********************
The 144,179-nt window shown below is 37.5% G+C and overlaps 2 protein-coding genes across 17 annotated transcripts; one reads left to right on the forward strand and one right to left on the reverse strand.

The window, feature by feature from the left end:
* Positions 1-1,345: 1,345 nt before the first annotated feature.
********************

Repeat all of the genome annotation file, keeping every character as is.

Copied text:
The 144,179-nt window shown below is 37.5% G+C and overlaps 2 protein-coding genes across 17 annotated transcripts; one reads left to right on the forward strand and one right to left on the reverse strand.

The window, feature by feature from the left end:
* Positions 1-1,345: 1,345 nt before the first annotated feature.